A report yesterday on the system for paying Britain's 18,000 dental practitioners presented ministers with a range of options for streamlining the pay arrangements that culminated in a head-on clash after the Government attempted to impose a 7 per cent cut in fees to remedy an alleged pounds 113m overspend on NHS dental treatment in 1991-92.
Sir Kenneth Bloomfield, former head of Northern Ireland's civil service, suggested that the present complex system, little changed since 1948, may need remodelling along the lines of the new internal market in NHS medical care.
All but a few hundred dentists are independent contractors. They receive NHS fees for their services, based on the number and type of treatments they carry out, the size of their patient lists and practice expenses. Most adults pay 75 per cent of the cost of each course of treatment, up to a maximum of pounds 225. Children, students under 19, pregnant women, nursing mothers and people on income support or family credit receive free treatment.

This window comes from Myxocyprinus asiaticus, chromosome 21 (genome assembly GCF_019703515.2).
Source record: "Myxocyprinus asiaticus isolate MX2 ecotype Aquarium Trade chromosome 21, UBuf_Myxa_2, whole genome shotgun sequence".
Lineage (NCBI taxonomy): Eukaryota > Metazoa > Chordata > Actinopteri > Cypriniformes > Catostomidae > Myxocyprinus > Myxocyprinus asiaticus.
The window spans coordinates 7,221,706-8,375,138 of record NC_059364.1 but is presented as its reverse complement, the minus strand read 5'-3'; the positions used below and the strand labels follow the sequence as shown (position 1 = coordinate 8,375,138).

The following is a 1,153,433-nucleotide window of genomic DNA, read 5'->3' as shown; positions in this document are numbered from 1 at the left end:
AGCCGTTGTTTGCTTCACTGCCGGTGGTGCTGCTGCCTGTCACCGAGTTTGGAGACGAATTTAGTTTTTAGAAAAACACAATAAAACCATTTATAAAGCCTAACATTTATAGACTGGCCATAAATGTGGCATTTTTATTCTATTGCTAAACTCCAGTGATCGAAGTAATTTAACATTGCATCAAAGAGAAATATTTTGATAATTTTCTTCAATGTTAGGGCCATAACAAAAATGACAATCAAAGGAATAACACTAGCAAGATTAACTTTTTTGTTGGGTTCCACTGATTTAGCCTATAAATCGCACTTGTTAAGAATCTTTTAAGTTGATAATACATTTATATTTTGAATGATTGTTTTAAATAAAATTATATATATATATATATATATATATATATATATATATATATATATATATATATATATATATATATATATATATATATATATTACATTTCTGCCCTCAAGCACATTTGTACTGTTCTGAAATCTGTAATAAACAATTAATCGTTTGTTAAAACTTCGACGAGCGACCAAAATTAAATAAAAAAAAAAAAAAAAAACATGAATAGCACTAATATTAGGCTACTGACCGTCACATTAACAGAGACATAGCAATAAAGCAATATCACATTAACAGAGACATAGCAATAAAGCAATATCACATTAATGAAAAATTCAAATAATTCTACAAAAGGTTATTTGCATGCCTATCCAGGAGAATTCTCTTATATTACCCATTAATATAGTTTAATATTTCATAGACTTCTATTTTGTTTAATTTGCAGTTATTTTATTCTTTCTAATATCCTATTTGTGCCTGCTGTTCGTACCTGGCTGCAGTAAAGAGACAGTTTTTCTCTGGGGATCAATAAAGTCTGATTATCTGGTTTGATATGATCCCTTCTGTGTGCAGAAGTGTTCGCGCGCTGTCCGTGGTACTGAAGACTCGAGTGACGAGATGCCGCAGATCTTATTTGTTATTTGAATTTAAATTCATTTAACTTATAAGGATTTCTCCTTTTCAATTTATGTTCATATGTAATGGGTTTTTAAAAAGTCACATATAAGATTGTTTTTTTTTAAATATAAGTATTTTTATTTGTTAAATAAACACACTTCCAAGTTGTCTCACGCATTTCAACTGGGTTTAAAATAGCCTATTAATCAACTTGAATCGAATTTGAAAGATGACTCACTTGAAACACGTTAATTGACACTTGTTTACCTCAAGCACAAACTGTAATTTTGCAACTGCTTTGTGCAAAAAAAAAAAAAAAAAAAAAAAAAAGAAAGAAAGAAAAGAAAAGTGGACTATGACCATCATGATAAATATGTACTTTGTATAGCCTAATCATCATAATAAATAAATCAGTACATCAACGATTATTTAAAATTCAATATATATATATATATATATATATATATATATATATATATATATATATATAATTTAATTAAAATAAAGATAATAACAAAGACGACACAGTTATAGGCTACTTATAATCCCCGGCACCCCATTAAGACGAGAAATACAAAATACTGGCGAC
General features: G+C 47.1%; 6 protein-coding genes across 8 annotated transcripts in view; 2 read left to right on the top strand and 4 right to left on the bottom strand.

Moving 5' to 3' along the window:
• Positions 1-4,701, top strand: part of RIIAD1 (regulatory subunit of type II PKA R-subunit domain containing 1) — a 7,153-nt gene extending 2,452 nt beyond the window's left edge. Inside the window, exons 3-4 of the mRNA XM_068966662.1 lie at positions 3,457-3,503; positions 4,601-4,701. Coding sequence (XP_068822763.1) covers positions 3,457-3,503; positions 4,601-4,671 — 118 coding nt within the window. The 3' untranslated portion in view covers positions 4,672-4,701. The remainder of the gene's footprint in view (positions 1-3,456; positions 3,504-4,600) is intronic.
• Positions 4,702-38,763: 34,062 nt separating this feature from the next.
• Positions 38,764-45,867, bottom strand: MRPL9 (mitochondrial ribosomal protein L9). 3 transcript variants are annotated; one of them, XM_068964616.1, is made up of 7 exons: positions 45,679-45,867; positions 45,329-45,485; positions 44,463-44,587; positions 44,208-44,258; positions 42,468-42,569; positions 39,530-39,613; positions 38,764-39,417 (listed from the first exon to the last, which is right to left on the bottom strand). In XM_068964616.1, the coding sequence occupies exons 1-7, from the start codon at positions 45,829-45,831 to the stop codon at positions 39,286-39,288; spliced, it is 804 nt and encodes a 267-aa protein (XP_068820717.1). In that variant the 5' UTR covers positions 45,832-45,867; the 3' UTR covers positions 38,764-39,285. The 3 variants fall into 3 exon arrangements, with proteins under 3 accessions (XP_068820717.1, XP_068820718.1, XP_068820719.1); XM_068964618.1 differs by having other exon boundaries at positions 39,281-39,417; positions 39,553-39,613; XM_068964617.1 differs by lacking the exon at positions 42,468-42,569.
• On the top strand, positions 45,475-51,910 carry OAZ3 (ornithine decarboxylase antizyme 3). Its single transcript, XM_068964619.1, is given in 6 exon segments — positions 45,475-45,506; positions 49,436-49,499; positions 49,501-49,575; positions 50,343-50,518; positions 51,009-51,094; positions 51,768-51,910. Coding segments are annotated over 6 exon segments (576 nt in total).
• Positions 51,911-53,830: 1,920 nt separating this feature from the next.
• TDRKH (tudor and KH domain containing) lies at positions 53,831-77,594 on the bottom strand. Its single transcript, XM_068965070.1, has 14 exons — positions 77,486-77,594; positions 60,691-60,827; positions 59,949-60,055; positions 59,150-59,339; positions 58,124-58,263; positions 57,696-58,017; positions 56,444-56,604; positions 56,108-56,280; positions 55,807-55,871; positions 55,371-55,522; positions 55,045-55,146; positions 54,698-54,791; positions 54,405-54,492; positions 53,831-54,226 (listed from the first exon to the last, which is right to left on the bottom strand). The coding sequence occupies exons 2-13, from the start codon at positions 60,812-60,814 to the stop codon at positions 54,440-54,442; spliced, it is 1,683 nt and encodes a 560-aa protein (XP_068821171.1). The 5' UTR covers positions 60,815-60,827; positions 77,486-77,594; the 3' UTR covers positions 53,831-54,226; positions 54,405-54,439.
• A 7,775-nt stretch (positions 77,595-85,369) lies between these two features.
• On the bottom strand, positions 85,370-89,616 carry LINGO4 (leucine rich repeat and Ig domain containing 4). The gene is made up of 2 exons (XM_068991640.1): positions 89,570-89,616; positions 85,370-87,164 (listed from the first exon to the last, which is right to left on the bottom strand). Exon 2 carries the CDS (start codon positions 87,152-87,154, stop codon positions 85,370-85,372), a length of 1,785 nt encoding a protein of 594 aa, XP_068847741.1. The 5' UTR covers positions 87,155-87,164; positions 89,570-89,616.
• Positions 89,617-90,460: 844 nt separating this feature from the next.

Sir Kenneth acknowledged that there were dangers in seeking to confine NHS dental treatment to a core for those in greatest need, but he doubted whether requiring non-exempt adults to pay 100 per cent of their dental charges would have any great effect on demand. But he added that 'the only category of patient exempt from making a contribution that is questionable is pregnant women and nursing mothers. It is not easy to see on what grounds a woman well able to pay a contribution to, or indeed pay the full cost of, a dental treatment should receive privileged treatment . . .'
Another idea he believes ministers should examine is to boost the number of salaried dentists employed by health authorities, mainly in deprived urban areas.Reuse content